RISING LEVELS of municipal waste and weak government guidance mean Britain will miss European Union (EU) targets for reducing waste sent to landfill, MPs warned last week.
The EU Landfill Directive requires the UK to cut volumes of municipal waste sent to landfill sites by 65% by 2015.
In 2000 the government's Waste Strategy set out plans to recycle or compost 33% of municipal waste in an attempt to meet targets in the directive.
But municipal waste is growing at an average annual rate of 3.4%, and alternatives to landfill, especially recycling, are failing to keep pace, says a report produced by parliament's environmental audit select committee.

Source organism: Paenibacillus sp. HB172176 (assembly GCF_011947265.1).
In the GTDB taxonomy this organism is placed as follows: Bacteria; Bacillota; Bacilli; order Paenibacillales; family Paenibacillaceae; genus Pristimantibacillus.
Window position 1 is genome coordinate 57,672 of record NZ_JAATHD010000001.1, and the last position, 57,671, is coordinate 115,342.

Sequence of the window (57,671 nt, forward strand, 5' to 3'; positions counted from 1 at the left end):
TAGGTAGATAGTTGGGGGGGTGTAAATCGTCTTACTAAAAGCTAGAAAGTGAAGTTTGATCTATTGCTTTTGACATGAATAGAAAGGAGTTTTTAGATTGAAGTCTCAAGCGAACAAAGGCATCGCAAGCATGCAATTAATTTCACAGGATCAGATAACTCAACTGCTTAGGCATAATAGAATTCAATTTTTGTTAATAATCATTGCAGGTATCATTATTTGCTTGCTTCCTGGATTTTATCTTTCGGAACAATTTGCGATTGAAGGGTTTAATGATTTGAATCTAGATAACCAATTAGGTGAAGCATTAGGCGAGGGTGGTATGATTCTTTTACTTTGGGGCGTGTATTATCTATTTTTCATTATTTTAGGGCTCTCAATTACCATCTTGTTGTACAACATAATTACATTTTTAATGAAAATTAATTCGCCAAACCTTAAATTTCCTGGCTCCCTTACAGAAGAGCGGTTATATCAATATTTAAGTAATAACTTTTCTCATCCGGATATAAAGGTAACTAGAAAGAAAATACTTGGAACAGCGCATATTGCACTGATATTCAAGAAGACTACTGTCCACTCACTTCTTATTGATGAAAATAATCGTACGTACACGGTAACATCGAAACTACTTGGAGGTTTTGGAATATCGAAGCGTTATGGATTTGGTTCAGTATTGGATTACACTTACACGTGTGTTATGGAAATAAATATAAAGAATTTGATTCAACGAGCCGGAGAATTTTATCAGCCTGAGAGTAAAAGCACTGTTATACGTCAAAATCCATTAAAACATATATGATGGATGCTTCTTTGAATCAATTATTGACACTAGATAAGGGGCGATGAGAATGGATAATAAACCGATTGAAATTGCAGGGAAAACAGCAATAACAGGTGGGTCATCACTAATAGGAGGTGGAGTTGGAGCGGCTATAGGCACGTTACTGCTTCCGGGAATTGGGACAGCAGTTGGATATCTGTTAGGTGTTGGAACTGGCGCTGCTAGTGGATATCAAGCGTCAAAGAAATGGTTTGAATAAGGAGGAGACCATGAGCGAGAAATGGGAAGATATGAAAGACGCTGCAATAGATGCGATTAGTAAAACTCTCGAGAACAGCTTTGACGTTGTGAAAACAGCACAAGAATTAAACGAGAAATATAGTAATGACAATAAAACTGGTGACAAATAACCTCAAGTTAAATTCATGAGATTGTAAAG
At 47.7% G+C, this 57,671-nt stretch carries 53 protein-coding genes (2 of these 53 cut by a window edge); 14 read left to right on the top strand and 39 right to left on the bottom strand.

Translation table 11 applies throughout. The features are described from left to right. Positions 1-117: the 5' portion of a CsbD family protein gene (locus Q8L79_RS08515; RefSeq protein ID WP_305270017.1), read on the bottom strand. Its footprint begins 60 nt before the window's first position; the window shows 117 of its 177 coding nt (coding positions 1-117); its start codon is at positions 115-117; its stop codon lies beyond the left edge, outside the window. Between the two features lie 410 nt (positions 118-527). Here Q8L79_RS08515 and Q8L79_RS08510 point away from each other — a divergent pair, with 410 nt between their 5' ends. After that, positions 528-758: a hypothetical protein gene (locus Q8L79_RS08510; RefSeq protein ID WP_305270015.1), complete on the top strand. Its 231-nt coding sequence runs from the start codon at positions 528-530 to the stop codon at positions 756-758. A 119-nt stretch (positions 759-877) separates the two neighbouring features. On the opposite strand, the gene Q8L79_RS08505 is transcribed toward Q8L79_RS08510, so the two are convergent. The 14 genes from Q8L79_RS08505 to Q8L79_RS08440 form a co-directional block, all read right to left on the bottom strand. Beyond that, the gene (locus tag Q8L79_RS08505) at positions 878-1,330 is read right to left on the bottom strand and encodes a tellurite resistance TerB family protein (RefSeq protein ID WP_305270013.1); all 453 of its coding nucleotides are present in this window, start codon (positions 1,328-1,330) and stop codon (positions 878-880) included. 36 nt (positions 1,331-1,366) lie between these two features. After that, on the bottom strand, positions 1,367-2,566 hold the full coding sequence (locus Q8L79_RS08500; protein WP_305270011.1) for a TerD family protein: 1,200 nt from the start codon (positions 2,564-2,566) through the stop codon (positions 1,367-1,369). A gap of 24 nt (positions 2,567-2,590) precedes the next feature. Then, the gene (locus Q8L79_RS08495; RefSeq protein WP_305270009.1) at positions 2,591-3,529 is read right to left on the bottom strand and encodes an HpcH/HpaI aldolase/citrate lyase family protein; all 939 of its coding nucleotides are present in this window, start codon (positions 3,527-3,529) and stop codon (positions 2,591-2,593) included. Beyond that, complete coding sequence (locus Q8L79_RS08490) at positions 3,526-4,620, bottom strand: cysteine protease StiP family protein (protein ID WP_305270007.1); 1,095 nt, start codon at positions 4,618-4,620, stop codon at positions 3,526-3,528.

The committee predicts local authorities will fall far short of the 65% waste reduction target.
It also anticipates that there will be a scramble for the next easiest disposal option after landfill - incineration - as the 2015 deadline approaches.
'There is a danger that the waste strategy becomes a charter for incineration, ' warned committee member John Horam.
'Inadequate funding and lack of clear government guidance have made it harder for local authorities to reach the targets they have been set, ' says the report.
'We are extremely concerned that the measures taken to date do not reflect the urgency of the need for improvement.'
The report also points out that the international Organisation for Economic Co-operation & Development has criticised UK guidance on waste minimisation as 'very weak'.
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